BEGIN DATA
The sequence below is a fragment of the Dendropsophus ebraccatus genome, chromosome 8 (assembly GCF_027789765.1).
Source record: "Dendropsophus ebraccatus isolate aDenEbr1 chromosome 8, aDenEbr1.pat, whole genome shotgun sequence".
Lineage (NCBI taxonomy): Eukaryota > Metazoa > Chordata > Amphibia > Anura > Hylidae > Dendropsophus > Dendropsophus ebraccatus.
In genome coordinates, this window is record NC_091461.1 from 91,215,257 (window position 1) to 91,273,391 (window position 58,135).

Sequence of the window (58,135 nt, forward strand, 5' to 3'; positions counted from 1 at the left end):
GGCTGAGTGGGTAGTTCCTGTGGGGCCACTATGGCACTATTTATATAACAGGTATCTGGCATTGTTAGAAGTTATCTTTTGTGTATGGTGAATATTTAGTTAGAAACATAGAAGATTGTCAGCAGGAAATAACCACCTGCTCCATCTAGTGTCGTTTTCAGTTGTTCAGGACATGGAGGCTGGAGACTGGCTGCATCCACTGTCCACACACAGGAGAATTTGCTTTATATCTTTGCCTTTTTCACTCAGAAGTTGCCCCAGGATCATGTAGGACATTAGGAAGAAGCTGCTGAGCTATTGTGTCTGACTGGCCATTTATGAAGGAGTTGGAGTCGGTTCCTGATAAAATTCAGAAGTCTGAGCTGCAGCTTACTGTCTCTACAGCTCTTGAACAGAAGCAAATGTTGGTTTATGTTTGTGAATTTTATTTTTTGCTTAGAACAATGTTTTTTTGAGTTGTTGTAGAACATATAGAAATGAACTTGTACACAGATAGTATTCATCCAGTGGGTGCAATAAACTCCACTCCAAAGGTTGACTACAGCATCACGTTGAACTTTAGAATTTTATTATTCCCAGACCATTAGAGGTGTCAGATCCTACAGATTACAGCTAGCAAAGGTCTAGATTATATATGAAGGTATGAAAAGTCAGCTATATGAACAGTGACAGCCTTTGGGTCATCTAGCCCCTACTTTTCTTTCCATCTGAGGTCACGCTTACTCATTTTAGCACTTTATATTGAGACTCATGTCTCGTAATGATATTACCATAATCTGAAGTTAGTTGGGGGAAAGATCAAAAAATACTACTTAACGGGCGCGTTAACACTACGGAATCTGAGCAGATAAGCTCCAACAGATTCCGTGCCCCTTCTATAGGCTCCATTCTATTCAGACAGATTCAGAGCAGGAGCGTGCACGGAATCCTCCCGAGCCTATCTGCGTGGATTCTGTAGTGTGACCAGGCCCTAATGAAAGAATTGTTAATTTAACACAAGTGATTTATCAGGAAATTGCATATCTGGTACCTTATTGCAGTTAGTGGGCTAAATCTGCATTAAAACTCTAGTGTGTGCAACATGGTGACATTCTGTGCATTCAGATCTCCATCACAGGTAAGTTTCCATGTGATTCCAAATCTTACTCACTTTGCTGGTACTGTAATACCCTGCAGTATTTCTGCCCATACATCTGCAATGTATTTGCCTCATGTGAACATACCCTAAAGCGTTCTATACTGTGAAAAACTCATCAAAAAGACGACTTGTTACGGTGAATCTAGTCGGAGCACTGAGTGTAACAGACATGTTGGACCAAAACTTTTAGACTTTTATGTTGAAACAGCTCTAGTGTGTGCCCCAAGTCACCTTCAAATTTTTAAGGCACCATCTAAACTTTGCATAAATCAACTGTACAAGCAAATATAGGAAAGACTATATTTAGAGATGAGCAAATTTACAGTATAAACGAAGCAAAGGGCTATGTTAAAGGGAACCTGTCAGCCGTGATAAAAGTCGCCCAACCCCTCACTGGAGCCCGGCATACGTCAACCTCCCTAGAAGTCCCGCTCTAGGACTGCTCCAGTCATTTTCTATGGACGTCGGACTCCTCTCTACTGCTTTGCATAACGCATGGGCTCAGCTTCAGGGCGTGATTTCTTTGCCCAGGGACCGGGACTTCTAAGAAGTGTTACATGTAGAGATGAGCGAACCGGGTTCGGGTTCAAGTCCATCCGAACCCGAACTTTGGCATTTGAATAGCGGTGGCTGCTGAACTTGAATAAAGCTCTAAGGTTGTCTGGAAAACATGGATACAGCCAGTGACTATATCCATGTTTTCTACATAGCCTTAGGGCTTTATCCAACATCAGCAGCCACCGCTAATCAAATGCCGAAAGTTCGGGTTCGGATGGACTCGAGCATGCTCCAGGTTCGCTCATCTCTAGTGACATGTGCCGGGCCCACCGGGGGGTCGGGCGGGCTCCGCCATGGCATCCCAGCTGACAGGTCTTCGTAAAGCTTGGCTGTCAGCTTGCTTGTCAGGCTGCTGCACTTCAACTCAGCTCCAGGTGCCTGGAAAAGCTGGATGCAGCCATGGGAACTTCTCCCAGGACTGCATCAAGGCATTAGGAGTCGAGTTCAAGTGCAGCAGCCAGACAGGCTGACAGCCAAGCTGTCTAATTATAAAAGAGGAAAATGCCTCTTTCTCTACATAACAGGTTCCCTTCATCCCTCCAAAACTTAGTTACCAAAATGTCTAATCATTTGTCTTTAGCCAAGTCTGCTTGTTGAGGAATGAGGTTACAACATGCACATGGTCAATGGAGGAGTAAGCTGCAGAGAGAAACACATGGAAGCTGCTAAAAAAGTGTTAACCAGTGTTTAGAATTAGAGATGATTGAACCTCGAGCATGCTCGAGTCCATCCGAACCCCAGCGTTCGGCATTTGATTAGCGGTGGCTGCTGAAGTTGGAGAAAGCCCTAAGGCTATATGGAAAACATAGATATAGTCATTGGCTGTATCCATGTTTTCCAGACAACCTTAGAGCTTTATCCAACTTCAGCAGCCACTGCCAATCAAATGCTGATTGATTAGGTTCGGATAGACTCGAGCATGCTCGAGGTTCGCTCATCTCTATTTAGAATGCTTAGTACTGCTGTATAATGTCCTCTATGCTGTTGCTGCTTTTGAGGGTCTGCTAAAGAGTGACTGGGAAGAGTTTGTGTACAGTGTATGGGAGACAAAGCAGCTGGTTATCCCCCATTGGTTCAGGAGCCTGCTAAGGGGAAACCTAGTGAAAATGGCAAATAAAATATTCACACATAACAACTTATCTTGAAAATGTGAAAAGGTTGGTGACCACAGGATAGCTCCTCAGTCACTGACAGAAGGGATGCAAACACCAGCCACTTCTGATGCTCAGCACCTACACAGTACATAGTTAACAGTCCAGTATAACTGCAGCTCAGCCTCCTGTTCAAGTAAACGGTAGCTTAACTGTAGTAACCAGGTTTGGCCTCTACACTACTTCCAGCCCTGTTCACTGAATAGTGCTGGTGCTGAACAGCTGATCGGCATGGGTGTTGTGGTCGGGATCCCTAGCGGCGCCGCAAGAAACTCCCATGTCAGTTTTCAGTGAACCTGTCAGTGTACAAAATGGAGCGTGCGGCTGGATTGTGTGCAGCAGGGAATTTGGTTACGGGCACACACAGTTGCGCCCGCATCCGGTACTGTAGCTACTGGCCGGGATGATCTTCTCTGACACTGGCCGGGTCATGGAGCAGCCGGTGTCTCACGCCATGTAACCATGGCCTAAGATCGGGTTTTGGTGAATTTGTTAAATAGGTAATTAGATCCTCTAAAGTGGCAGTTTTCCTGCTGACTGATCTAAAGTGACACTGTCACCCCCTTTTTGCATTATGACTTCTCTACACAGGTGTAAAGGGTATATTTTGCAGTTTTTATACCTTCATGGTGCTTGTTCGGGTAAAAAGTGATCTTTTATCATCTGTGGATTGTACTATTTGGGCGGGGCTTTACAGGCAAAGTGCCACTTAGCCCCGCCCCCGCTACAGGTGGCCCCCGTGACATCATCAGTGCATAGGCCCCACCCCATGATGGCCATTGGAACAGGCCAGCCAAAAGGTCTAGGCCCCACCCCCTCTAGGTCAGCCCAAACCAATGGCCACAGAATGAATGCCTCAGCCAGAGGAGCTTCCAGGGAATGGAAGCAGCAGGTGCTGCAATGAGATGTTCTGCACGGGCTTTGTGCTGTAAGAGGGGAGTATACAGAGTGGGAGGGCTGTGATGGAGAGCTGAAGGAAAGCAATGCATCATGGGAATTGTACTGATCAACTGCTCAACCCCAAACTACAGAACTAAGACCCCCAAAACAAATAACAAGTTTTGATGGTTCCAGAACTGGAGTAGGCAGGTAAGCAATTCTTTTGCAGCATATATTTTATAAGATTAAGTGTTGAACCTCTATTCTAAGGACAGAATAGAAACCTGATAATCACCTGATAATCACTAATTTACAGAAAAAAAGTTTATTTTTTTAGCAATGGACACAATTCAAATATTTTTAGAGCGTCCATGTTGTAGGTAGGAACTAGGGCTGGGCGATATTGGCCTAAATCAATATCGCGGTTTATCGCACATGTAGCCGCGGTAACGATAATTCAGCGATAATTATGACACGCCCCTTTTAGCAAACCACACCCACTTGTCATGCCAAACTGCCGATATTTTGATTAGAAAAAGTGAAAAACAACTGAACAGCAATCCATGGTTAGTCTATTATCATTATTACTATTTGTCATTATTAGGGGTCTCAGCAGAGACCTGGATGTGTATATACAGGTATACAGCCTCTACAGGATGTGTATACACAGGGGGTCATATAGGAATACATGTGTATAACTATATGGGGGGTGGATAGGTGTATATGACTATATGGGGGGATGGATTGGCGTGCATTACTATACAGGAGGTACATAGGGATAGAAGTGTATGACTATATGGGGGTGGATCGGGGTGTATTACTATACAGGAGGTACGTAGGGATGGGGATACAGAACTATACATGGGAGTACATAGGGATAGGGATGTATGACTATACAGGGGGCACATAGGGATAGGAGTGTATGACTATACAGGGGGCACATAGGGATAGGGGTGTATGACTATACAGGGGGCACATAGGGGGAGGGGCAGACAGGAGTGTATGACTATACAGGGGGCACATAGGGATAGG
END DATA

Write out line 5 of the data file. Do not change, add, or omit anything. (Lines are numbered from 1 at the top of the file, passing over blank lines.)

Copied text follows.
Sequence of the window (58,135 nt, forward strand, 5' to 3'; positions counted from 1 at the left end):